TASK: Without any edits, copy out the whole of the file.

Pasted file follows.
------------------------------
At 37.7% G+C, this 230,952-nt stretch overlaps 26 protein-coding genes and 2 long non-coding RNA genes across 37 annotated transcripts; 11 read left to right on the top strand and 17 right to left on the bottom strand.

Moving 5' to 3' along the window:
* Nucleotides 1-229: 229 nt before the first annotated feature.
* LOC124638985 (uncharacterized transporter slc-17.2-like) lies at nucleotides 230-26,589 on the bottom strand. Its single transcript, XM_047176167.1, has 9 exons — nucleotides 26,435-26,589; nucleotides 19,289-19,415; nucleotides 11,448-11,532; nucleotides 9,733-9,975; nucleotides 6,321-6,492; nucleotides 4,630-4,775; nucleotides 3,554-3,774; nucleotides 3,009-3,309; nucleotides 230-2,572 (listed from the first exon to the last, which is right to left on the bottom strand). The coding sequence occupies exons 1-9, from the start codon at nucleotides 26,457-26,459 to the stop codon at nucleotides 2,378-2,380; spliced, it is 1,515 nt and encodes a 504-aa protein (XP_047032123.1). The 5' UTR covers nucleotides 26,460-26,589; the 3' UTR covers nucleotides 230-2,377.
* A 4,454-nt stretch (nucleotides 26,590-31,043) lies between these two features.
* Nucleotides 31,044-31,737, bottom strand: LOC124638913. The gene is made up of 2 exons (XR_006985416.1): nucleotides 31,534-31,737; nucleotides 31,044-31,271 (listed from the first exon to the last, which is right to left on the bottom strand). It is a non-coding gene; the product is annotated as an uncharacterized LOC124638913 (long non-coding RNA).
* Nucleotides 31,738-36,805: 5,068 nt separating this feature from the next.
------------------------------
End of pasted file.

At 37.7% G+C, this 230,952-nt stretch overlaps 26 protein-coding genes and 2 long non-coding RNA genes across 37 annotated transcripts; 11 read left to right on the top strand and 17 right to left on the bottom strand.

Moving 5' to 3' along the window:
* Nucleotides 1-229: 229 nt before the first annotated feature.
* LOC124638985 (uncharacterized transporter slc-17.2-like) lies at nucleotides 230-26,589 on the bottom strand. Its single transcript, XM_047176167.1, has 9 exons — nucleotides 26,435-26,589; nucleotides 19,289-19,415; nucleotides 11,448-11,532; nucleotides 9,733-9,975; nucleotides 6,321-6,492; nucleotides 4,630-4,775; nucleotides 3,554-3,774; nucleotides 3,009-3,309; nucleotides 230-2,572 (listed from the first exon to the last, which is right to left on the bottom strand). The coding sequence occupies exons 1-9, from the start codon at nucleotides 26,457-26,459 to the stop codon at nucleotides 2,378-2,380; spliced, it is 1,515 nt and encodes a 504-aa protein (XP_047032123.1). The 5' UTR covers nucleotides 26,460-26,589; the 3' UTR covers nucleotides 230-2,377.
* A 4,454-nt stretch (nucleotides 26,590-31,043) lies between these two features.
* Nucleotides 31,044-31,737, bottom strand: LOC124638913. The gene is made up of 2 exons (XR_006985416.1): nucleotides 31,534-31,737; nucleotides 31,044-31,271 (listed from the first exon to the last, which is right to left on the bottom strand). It is a non-coding gene; the product is annotated as an uncharacterized LOC124638913 (long non-coding RNA).
* Nucleotides 31,738-36,805: 5,068 nt separating this feature from the next.